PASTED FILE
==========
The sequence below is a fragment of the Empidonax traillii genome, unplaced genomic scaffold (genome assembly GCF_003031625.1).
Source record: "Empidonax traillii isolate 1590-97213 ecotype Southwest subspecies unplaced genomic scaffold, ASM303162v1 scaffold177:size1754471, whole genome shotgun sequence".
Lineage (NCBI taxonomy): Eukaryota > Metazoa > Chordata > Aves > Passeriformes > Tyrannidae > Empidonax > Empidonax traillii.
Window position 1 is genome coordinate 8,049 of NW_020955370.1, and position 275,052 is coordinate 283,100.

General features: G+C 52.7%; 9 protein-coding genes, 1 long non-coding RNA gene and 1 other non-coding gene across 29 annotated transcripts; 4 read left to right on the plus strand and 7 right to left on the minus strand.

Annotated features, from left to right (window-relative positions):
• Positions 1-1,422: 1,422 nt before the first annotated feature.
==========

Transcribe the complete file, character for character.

The sequence below is a fragment of the Empidonax traillii genome, unplaced genomic scaffold (genome assembly GCF_003031625.1).
Source record: "Empidonax traillii isolate 1590-97213 ecotype Southwest subspecies unplaced genomic scaffold, ASM303162v1 scaffold177:size1754471, whole genome shotgun sequence".
Lineage (NCBI taxonomy): Eukaryota > Metazoa > Chordata > Aves > Passeriformes > Tyrannidae > Empidonax > Empidonax traillii.
Window position 1 is genome coordinate 8,049 of NW_020955370.1, and position 275,052 is coordinate 283,100.

General features: G+C 52.7%; 9 protein-coding genes, 1 long non-coding RNA gene and 1 other non-coding gene across 29 annotated transcripts; 4 read left to right on the plus strand and 7 right to left on the minus strand.

Annotated features, from left to right (window-relative positions):
• Positions 1-1,422: 1,422 nt before the first annotated feature.